I welcome Stuart Reges’ thoughts on gender balance in computer science.
In 1973, I started programming for one of the world’s three largest computer companies. About 30 percent of the programmers were women, considerably higher than companies at which I later worked. Remember that during World War II, “computer” meant a woman doing math to support our troops. The field retained a heavy female presence as it went electronic.
In the late 1960s and early 1970s, universities established departments of computer science, which had the effect of pushing the field to become more engineering oriented and more masculine.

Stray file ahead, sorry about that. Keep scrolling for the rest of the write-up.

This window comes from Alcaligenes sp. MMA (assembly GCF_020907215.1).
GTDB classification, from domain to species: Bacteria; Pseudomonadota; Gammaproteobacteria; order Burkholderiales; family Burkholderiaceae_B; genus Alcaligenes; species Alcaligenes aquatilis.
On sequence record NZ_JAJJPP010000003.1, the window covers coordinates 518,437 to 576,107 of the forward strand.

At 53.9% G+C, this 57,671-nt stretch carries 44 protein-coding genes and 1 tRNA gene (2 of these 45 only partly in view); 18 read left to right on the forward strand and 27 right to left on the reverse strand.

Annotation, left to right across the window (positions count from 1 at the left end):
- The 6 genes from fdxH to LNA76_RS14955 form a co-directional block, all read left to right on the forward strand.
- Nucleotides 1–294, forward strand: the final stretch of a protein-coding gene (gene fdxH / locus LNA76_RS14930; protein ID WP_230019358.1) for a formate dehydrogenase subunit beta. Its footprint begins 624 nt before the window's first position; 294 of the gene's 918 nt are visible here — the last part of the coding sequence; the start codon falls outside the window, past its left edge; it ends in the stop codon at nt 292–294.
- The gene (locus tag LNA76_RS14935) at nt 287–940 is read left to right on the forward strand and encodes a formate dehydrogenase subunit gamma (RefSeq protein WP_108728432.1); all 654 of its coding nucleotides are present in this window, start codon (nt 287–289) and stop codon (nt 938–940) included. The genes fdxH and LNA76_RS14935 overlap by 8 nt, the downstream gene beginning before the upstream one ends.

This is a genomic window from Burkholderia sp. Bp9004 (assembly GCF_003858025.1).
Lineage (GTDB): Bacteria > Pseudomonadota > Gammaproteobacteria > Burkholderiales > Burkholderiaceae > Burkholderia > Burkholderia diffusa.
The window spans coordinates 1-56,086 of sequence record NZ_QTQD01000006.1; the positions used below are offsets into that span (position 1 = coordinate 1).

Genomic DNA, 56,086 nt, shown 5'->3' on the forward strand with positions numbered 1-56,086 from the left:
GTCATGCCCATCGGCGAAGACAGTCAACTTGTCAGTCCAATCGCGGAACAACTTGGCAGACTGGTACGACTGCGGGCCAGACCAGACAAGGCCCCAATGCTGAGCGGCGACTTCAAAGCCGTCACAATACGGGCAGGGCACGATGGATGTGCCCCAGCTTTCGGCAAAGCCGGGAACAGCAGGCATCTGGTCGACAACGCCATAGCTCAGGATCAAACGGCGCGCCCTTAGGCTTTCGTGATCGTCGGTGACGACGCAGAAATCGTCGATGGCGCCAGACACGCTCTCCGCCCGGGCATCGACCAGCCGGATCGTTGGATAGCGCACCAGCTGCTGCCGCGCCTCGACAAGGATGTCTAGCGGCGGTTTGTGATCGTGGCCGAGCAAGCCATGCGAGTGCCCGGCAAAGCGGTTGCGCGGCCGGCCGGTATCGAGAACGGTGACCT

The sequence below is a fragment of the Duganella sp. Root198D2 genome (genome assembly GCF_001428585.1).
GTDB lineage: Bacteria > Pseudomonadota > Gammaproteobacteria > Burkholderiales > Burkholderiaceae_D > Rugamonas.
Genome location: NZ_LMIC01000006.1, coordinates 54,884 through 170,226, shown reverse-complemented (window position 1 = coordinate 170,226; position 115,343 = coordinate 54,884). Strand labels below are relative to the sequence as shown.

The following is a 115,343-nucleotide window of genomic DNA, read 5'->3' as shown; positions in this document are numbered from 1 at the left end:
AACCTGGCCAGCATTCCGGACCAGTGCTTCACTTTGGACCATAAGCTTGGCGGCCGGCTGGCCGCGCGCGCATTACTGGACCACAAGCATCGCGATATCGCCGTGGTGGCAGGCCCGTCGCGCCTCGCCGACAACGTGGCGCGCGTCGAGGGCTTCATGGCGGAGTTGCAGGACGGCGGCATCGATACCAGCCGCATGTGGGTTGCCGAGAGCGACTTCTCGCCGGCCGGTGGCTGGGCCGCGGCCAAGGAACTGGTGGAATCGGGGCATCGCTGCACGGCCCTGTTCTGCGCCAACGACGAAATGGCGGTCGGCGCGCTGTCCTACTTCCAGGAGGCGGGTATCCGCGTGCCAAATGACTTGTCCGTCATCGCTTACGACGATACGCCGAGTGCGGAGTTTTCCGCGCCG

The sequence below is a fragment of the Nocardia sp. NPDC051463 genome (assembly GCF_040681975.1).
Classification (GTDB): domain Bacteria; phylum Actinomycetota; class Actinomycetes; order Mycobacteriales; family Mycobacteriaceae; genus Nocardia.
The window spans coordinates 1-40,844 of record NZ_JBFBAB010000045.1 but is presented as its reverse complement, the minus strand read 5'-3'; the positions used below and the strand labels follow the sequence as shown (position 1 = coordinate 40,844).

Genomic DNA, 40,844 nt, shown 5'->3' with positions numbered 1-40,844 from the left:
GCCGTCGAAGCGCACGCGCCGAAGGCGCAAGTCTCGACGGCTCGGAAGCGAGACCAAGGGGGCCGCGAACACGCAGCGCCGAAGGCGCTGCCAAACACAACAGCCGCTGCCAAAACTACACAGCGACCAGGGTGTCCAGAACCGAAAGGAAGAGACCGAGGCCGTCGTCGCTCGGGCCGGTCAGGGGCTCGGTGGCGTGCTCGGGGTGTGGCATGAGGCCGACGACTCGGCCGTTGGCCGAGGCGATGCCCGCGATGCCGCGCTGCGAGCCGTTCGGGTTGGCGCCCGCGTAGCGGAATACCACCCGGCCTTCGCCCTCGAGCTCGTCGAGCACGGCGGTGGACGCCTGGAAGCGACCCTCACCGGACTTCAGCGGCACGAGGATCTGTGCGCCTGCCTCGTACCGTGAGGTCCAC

Data strongly suggest that gender balance in the field is culturally driven.
Tyler Folsom, Seattle, affiliate professor, Department of Computer and Software Systems, University of Washington, Bothell